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473700-00027-1 Report Abstract

Importance of Short Line Railroads to Texas

Jeffery E. Warner and Manuel Solari Terra, Texas A&M University, October 2006, 70 pp. (473700-00027-1)

Short line railroads employ more than 20,000 persons, serve 11,500 customer facilities, and originate or terminate approximately 25 percent of all rail movements.  A good portion of short lines also operate on rail lines that were previously unprofitable and are often the lifeline for many rural agriculture communities.  Texas currently has 41 short line railroads that operate on more than 2,600 miles of track, which represents almost 20 percent of the state rail infrastructure.  The remainder of the track is operated by the three Class I railroads in the state.  Nationwide, there are seven Class I and 545 short line railroads.

The Class I railroads are characterized by long distance movement of freight over high-density rail lines between major markets.  The major commodities are usually transported over a few major lines that stretch across the country, similar to perhaps the interstate highway system.  On the other hand, the short lines operate shorter distances with the primary focus being on serving the customers on the line.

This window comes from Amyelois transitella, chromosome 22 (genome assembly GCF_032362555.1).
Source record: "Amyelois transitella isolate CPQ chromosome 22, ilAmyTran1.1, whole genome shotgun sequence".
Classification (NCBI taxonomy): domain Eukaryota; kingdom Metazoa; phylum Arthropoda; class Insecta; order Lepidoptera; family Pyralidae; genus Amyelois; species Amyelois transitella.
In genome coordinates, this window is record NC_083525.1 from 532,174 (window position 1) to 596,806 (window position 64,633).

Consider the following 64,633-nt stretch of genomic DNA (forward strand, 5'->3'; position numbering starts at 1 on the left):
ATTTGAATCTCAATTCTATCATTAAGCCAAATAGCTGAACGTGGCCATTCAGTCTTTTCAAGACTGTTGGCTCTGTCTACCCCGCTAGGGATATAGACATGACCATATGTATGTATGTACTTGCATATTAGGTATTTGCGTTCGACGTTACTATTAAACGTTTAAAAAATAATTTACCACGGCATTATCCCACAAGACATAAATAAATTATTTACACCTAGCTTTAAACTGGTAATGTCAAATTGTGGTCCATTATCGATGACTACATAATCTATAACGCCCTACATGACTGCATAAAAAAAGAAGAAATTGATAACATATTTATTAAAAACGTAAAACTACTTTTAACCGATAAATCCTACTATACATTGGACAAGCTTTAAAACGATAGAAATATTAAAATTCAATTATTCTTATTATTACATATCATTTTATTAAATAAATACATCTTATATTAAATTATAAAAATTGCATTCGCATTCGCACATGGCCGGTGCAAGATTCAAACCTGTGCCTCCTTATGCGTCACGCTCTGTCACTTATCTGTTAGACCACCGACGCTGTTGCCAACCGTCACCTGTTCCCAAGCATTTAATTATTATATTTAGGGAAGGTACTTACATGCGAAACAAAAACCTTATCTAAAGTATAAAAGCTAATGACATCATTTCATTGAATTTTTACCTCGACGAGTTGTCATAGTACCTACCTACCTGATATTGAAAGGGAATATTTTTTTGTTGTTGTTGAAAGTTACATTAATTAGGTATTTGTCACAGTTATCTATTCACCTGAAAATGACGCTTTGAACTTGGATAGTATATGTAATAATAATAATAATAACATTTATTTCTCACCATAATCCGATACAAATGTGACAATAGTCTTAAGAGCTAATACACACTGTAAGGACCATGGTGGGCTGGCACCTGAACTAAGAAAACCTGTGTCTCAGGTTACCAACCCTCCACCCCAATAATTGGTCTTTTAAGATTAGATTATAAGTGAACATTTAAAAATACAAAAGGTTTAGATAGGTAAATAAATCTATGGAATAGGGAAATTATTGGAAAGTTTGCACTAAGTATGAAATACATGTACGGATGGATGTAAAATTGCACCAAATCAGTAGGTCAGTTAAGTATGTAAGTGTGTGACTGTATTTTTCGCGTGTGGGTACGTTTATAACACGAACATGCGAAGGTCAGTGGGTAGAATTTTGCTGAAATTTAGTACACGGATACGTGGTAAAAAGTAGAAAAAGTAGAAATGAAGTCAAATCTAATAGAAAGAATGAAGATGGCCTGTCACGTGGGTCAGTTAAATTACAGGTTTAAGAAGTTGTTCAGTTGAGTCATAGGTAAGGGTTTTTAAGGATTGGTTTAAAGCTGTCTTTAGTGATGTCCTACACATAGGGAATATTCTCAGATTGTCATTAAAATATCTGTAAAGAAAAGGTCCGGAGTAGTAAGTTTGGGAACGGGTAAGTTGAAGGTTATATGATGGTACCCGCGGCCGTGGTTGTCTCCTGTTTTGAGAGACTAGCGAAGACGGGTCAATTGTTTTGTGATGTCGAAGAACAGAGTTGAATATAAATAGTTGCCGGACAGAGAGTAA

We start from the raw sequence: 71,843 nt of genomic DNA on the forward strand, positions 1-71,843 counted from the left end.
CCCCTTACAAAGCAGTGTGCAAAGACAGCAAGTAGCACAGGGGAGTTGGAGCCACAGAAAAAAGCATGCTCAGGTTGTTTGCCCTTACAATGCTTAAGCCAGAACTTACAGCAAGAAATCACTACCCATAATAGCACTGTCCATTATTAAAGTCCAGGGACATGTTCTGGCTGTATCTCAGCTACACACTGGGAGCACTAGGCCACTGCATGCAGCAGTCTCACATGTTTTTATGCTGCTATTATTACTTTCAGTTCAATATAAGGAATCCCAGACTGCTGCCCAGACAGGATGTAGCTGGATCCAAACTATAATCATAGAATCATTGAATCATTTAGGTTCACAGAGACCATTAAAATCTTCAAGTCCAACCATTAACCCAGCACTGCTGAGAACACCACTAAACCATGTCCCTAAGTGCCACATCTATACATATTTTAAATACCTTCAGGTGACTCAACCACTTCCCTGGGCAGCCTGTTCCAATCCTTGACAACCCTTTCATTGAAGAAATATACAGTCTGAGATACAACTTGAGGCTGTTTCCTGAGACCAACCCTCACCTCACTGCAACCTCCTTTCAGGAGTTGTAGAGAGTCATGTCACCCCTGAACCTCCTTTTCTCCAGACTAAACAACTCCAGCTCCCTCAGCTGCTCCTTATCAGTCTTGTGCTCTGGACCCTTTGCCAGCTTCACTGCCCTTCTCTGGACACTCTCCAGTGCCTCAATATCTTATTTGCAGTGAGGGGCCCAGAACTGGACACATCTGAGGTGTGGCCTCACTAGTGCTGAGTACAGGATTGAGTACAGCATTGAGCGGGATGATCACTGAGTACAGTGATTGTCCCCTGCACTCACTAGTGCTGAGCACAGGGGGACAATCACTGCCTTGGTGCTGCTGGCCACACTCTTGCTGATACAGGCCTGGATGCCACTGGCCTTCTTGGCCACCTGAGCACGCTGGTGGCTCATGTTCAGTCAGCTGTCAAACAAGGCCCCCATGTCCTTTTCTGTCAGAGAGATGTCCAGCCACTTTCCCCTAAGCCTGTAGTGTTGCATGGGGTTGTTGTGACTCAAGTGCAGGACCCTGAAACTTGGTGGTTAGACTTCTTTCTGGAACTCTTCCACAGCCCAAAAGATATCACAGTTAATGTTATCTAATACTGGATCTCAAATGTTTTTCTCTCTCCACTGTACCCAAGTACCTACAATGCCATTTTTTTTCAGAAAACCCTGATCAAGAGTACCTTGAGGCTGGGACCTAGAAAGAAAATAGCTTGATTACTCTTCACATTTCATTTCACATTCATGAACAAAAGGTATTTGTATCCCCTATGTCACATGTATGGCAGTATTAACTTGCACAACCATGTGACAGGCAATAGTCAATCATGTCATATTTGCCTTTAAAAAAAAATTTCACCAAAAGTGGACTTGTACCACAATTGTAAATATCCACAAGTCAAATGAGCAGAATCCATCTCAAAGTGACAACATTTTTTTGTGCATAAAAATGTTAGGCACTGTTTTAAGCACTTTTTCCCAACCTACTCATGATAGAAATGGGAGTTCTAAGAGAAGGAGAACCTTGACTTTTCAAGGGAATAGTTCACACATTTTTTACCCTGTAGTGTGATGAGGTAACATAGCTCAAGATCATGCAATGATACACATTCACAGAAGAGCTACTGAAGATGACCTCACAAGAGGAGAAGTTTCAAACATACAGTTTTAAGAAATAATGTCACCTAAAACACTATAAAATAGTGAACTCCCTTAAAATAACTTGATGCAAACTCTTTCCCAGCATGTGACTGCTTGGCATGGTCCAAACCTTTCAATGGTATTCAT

Short line railroads face many obstacles to efficient, profitable operations.  But they also hold great potential, especially with their ability to work closely with shippers to quickly meet changing needs and provide high levels of customer service.  This project examines the issues facing short line railroads, future opportunities, and the importance of these railroads to the state of Texas.

Keywords: Freight Rail, Short Line Railroads, Railroads, Shortline

ENTIRE REPORT (Adobe Acrobat File – 774 KB)